Term deposits are a fixed interest investment suitable for those who want to receive a safe, stable and generally, attractive return on their money.
How they work
With term deposits, you lend your money, in a lump sum, to a financial institution, be it a bank, a building society or a credit union, for a specified period or ‘term’, at a fixed rate of interest, and at the end of that term your money is returned to you – with interest. Ordinarily, the rate of interest you receive on a term deposit is higher than you would get from a standard savings account.
A key thing to determine is how term deposit rates compare. Fortunately, with the internet, this is easy to do. On the RateCity website for example, you can compare term deposits from numerous financial institutions, enabling you to find some of the best term deposit interest rates available. To see how term deposit rates compare, visit our term deposit comparison page or for more information check out our term deposit guide.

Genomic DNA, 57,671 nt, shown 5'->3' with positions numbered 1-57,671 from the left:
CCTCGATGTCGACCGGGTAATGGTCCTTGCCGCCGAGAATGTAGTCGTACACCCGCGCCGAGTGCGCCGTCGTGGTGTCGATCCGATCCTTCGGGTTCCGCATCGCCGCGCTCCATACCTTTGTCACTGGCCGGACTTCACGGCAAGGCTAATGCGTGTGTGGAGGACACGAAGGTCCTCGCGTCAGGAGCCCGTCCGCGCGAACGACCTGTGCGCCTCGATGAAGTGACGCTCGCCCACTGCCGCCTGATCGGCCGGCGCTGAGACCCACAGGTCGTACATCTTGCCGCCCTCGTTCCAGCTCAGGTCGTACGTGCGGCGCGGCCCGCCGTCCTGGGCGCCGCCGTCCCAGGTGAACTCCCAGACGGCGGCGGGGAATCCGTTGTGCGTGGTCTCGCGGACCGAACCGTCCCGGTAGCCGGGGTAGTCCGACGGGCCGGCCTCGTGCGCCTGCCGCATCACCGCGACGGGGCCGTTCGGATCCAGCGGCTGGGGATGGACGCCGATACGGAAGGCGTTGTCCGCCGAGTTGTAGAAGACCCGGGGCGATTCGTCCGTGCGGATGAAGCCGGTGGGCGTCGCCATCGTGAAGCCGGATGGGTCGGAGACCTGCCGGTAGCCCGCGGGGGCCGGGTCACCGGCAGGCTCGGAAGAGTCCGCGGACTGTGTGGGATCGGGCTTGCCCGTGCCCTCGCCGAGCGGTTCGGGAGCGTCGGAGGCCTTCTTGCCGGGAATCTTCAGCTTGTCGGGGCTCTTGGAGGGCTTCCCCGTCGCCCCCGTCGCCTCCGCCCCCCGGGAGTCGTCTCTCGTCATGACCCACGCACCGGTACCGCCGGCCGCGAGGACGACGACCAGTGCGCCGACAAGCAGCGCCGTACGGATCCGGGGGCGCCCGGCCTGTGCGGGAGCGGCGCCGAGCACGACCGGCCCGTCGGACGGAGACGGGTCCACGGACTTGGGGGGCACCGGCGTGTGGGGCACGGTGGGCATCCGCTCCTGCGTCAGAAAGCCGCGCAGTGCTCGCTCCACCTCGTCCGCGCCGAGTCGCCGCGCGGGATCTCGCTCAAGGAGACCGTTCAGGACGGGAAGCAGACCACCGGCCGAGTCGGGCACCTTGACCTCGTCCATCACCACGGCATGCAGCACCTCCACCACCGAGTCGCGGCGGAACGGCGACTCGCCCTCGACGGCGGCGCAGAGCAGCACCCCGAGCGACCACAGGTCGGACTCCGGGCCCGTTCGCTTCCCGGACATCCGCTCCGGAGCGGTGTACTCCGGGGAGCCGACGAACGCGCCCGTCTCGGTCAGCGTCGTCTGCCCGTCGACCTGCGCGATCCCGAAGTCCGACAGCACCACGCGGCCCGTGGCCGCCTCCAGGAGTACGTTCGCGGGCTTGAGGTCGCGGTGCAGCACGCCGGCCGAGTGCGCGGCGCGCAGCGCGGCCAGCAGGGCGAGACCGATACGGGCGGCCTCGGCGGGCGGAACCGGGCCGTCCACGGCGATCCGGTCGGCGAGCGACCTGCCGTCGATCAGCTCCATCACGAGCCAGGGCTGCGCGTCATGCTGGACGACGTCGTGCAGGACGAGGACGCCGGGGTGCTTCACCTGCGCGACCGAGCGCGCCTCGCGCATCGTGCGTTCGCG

Shopping around can pay
The duration of term deposits can vary significantly, from as little as a one month term up to a term of five years (or more). As you can see too, by checking RateCity’s table of how term deposit rates compare, interest rates can also vary significantly, so it really does pay to compare term deposits before investing in one.
Not the same as a savings account
Be aware with term deposits, whether you’re fixing your money for a short or long term, the money you put into them is essentially unavailable to you for that period – which is why interest rates are generally higher on term deposits than readily accessible savings accounts; to recompense you for having your money locked away. That said, if you do need the money back before the term expires, you may be able to access it. However, by breaking the term deposit you may be penalised and not receive the same rate of interest you would otherwise earn if you had kept your money in the term deposit for the full agreed period.
Also note that different term deposits make interest payments to you at different intervals, some paying monthly, quarterly, half yearly, annually or at maturity (when the term is up), for instance.